Stefaan Verhulst: Unlocking Private Data for Public Good

Photo Credit: Eli Francis - Unsplash

In his role as co-founder and chief research and development officer of The Governance Lab (The GovLab), Stefaan G. Verhulst and his team have done a lot of work with open data. The GovLab is a research center based at New York University’s Tandon School of Engineering that explores how we can change the way we govern using new technology. And it has recently released a comprehensive report illustrating many of the ways open data is improving lives for people in developing economies.

This year, as a member of the Program Committee for Bloomberg’s upcoming Data for Good Exchange on September 24, 2017, Verhulst is hoping to steer the conversation a bit more toward private data. “Corporations have a lot of data that, if unlocked in one way or another, could be used for a variety of public good objectives,” says Verhulst, who has been active in the Data for Good Exchange since it began in 2014. “I see the Data for Good Exchange as an annual milestone in the whole movement to understand how data can improve people’s lives,” he says.

Stefaan G. Verhulst

Verhulst identifies three main hurdles to fulfilling the potential of private data to be used for public good. First, he says, is that corporations rarely recognize the public value that corporate data can have. This is partly because the uses are as varied as the entities that hold the data. Data from telecommunications companies, for example, could be used during a natural disaster to better understand how populations are moving within and into or out of the affected zones. Data from ride-hailing companies could help municipalities better understand how residents of a city are getting around, shining a light on public transportation needs. But because corporations don’t generally understand how their data could be used for public good, says Verhulst, “There is quite often no imagination of what the value of private data might be.”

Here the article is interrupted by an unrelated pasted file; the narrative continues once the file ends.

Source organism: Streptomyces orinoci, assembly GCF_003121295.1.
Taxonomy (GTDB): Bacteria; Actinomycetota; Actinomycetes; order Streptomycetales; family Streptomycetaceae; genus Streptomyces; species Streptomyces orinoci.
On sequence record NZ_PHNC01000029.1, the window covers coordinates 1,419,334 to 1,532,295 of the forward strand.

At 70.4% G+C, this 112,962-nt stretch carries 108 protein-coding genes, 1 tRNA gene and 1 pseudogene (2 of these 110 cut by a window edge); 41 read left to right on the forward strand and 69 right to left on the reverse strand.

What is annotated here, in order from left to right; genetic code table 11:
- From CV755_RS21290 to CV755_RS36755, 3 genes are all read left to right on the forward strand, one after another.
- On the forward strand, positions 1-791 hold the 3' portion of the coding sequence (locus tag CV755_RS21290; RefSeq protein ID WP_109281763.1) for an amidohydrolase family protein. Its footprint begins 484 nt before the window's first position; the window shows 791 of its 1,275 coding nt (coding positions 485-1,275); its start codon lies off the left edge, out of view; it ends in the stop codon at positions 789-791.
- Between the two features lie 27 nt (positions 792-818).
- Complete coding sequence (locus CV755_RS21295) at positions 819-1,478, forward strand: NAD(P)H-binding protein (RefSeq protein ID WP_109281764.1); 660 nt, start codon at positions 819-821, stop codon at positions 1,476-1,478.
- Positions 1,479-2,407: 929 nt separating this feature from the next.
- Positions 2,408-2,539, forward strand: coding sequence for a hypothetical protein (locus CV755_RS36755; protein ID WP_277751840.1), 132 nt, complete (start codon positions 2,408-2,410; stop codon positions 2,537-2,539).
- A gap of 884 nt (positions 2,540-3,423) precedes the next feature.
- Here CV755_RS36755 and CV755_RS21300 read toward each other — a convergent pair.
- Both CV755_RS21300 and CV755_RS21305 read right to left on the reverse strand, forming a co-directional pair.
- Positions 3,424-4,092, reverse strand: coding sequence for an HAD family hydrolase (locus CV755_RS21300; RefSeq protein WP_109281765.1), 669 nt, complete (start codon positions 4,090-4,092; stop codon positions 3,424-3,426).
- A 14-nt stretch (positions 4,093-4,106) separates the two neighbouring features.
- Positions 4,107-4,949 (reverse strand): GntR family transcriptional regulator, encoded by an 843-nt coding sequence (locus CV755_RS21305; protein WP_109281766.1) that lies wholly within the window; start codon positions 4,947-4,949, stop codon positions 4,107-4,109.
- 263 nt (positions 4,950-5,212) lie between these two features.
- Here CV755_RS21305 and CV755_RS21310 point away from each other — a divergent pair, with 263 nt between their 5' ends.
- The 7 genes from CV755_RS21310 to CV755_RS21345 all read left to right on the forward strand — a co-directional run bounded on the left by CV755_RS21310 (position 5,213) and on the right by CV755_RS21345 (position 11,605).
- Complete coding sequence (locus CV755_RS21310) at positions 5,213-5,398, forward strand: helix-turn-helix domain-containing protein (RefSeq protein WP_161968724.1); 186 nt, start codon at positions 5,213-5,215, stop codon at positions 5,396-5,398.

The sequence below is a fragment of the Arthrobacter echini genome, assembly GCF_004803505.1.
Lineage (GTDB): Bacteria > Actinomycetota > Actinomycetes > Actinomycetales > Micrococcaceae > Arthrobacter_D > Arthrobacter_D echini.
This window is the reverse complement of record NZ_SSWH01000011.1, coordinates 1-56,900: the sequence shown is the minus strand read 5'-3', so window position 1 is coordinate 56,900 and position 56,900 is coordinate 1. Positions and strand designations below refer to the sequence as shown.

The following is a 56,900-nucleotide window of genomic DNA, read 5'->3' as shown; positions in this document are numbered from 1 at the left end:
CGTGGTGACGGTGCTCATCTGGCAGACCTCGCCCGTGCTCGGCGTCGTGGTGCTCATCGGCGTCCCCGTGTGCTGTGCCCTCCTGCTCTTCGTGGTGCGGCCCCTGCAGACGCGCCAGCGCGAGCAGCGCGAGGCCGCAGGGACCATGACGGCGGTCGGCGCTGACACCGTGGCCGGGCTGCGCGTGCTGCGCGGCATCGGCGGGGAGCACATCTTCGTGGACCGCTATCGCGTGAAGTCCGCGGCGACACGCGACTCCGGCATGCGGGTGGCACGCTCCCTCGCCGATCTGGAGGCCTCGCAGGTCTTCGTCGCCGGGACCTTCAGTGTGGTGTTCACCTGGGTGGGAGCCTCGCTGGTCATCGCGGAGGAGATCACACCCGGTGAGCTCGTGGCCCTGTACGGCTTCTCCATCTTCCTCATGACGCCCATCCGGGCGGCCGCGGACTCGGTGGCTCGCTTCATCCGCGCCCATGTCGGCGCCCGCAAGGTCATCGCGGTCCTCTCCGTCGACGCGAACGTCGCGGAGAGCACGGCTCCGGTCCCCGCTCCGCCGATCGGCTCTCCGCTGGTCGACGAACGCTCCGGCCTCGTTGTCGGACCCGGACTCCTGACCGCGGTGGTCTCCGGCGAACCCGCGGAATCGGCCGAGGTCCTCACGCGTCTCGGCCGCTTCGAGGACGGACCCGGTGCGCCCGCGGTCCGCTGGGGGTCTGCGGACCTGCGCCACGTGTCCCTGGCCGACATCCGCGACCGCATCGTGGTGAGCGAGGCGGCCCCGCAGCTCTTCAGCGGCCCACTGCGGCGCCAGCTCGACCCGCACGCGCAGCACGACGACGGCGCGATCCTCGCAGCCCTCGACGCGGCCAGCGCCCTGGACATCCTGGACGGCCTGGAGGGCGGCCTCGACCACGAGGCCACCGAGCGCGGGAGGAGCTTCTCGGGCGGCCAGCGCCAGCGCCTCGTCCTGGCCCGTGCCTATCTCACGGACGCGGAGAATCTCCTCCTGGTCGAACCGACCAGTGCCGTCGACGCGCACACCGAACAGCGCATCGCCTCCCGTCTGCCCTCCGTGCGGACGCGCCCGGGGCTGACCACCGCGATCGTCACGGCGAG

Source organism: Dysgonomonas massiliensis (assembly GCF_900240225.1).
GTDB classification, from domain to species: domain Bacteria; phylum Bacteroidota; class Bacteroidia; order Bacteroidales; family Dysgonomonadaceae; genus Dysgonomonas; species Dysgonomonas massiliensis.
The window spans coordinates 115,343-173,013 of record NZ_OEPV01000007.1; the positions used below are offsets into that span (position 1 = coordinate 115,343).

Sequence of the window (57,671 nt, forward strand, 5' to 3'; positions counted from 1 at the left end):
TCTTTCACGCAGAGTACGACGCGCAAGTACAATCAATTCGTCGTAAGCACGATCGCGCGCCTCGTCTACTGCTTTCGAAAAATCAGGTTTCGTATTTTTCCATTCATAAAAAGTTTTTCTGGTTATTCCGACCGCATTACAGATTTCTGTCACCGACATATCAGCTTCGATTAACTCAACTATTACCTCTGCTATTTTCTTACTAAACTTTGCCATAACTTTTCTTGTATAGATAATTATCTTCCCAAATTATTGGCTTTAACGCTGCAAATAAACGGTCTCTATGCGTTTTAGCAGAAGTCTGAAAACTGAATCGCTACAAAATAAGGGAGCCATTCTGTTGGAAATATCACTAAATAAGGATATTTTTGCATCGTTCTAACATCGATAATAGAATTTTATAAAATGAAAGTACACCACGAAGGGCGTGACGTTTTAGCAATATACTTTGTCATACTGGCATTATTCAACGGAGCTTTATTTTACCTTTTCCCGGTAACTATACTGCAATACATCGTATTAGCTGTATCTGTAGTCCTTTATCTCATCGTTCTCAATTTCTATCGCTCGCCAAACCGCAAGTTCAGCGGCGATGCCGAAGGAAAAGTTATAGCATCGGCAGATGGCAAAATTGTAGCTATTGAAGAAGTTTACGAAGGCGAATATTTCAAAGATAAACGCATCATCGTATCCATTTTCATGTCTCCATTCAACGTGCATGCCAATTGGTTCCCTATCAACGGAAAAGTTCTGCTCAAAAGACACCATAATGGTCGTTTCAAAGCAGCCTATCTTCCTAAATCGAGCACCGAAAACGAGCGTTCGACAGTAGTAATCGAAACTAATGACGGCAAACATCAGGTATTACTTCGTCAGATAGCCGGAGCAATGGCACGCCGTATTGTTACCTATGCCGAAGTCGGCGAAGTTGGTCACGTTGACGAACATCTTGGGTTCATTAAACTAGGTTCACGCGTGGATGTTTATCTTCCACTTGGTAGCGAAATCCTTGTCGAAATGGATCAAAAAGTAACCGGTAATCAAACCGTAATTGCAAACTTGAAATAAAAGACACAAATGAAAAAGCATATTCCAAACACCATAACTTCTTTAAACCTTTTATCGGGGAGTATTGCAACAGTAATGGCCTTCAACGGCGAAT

Second, says Verhulst, even when corporations do begin to understand the public use cases of the data they’ve collected, they don’t know how to respond to requests. “There’s no person within corporations right now with the title of data steward,” says Verhulst. Chief data officers are generally in charge of figuring out how data can be used to create a competitive advantage, says Verhulst, but they aren’t looking at data for non-corporate purposes. Often, someone in marketing or in corporate social responsibility is left to respond to requests. But those staffers are short on best practices or even guidelines to help them navigate security and privacy concerns.

The last big hurdle, Verhulst says, is matching the supply of data with the demand. Even the best-meaning, most-organized corporations can’t let simply anyone access their data, which increasingly is the basis of their competitive advantage. And even if they were willing, there’s no guarantee that the data would be understandable to anyone else.

Some responses to this last problem, say Verhulst, have included data pools, where multiple private corporations have incentives to share their data because they know others are doing the same. Some organizations open up their data and then offer a prize for the best insight to come from it. Many create APIs, while still others assign an intermediary to handle the request and perform the analysis. “For the moment, everyone is experimenting,” says Verhulst. “There is a need to understand the model that works best for each organization and the variety of different requests.” Increasing insight on how to leverage corporate data for public good is a key focus of The GovLab’s program on Data Collaboratives.

Verhulst sees the Data for Good Exchange as an ideal place to raise these issues and begin to hash out solutions. Other conferences, say Verhulst, tend to be geared toward either highly technical people or policy makers. “This conference succeeds in bringing together the policy wonks and the nerds, and documenting progress over time,” says Verhulst. “One important element of change is that there is a movement that sustains itself over time and meets at set occasions. This is a community-building exercise.”